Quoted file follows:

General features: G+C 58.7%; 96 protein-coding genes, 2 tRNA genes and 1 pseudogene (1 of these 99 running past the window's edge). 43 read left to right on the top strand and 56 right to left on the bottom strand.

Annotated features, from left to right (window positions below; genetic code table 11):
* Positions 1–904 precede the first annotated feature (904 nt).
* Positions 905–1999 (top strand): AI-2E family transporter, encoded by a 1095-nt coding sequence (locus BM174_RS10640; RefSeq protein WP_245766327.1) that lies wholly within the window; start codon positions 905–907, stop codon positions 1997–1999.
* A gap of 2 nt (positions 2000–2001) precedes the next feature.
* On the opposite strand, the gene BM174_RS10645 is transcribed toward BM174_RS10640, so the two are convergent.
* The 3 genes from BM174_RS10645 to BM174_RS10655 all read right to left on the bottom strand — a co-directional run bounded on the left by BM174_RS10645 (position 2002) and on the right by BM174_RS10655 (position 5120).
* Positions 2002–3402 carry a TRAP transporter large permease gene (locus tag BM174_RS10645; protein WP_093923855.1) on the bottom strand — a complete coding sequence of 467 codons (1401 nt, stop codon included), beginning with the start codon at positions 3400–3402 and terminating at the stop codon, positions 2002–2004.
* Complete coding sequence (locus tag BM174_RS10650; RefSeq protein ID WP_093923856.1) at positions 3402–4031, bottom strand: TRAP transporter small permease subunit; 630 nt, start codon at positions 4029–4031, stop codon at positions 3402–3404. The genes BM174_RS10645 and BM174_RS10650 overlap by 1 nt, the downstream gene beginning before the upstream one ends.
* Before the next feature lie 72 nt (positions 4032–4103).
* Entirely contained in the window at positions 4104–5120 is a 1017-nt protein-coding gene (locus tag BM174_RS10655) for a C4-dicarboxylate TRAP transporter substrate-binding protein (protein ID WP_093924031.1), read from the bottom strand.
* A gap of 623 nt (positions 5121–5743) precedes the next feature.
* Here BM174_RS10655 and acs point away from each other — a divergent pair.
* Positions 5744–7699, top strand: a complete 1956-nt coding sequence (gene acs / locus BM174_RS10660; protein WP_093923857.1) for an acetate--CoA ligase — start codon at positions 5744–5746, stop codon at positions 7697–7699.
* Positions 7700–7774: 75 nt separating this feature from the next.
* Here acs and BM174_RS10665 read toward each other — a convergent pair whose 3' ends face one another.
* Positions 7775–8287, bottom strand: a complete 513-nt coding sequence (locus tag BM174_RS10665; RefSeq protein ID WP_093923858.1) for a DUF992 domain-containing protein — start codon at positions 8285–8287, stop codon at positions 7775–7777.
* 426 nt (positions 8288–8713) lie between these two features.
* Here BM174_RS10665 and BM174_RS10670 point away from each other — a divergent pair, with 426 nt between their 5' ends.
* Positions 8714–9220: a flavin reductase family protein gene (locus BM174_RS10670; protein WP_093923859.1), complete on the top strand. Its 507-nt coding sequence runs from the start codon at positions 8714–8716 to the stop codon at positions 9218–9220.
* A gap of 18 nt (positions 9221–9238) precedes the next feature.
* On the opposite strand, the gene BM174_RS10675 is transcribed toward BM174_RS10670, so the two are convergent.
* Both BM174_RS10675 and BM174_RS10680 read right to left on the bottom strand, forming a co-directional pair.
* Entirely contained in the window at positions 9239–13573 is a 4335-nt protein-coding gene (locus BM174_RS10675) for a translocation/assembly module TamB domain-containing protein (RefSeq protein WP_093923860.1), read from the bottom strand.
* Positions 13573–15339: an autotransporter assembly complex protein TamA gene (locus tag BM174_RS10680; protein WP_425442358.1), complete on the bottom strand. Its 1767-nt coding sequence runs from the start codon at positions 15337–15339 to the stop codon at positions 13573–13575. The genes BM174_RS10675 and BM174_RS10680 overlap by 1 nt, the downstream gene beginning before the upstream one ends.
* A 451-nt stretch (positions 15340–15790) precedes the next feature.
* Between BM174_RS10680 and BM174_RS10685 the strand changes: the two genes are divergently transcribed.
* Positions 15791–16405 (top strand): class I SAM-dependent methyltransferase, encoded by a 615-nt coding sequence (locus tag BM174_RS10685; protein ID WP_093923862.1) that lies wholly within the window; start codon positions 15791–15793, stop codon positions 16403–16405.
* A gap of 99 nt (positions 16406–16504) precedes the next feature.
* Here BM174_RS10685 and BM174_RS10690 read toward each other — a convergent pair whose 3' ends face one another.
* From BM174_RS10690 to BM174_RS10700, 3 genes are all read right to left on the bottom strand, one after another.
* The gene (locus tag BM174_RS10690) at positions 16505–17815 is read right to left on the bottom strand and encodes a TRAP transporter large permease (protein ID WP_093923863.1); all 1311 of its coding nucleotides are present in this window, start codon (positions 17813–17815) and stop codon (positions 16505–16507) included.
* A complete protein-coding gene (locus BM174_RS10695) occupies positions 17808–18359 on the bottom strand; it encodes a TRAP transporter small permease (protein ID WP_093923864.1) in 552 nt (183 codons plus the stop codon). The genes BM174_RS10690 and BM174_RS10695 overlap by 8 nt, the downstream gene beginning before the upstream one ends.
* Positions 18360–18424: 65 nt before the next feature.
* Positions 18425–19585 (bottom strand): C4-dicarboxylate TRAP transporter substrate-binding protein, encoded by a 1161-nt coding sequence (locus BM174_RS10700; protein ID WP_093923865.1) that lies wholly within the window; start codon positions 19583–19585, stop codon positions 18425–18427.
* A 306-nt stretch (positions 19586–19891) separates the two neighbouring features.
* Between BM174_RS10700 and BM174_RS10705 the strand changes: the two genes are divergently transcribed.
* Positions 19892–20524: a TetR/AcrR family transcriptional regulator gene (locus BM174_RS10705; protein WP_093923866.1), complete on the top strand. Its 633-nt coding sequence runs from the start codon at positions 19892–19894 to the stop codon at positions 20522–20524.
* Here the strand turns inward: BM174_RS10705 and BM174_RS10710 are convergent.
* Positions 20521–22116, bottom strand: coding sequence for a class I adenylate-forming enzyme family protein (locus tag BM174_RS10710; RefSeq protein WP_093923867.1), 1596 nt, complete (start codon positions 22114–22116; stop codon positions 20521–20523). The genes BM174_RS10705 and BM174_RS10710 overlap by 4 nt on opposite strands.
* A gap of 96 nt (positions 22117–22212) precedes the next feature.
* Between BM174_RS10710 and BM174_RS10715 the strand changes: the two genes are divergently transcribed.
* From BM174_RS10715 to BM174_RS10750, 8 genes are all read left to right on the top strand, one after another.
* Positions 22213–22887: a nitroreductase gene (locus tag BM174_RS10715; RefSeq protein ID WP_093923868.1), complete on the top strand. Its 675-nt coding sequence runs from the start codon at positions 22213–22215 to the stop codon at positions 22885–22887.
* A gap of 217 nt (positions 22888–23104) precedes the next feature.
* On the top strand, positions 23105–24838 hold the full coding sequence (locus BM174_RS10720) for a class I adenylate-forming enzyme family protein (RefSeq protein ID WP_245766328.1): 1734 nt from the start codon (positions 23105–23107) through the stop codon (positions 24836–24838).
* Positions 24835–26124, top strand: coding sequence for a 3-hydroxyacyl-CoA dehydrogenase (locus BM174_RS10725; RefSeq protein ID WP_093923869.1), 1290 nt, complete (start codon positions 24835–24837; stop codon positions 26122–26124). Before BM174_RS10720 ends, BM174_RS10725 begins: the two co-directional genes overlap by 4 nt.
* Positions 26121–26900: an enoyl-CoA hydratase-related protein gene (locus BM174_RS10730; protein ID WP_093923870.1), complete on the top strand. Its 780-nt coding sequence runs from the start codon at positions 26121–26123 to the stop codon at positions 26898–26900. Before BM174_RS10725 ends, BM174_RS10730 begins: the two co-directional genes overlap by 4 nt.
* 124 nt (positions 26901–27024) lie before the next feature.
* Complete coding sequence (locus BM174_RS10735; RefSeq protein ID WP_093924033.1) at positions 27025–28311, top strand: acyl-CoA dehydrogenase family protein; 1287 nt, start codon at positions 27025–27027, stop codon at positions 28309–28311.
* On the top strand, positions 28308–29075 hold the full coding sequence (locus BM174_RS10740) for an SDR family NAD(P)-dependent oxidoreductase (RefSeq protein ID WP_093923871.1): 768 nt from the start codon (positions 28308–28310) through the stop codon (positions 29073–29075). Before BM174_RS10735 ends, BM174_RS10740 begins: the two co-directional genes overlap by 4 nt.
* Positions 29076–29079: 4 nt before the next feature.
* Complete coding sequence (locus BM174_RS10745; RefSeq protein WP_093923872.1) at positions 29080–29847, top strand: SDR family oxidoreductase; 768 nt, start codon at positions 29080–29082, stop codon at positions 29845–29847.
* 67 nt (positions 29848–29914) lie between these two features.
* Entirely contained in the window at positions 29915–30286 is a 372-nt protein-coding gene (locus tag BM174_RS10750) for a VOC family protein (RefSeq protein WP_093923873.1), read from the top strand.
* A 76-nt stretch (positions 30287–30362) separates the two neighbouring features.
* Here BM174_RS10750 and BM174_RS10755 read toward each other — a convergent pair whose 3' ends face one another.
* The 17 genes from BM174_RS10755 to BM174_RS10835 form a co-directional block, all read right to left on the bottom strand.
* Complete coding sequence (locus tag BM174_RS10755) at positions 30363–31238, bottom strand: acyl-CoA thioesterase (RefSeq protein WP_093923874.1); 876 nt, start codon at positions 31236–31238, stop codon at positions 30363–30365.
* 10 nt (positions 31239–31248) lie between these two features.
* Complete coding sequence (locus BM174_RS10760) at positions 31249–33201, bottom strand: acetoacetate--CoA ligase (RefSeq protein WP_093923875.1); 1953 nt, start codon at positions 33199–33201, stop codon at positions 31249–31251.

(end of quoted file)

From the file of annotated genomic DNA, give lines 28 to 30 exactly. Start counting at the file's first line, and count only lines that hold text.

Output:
* Positions 15791–16405 (top strand): class I SAM-dependent methyltransferase, encoded by a 615-nt coding sequence (locus tag BM174_RS10685; protein ID WP_093923862.1) that lies wholly within the window; start codon positions 15791–15793, stop codon positions 16403–16405.
* A gap of 99 nt (positions 16406–16504) precedes the next feature.
* Here BM174_RS10685 and BM174_RS10690 read toward each other — a convergent pair whose 3' ends face one another.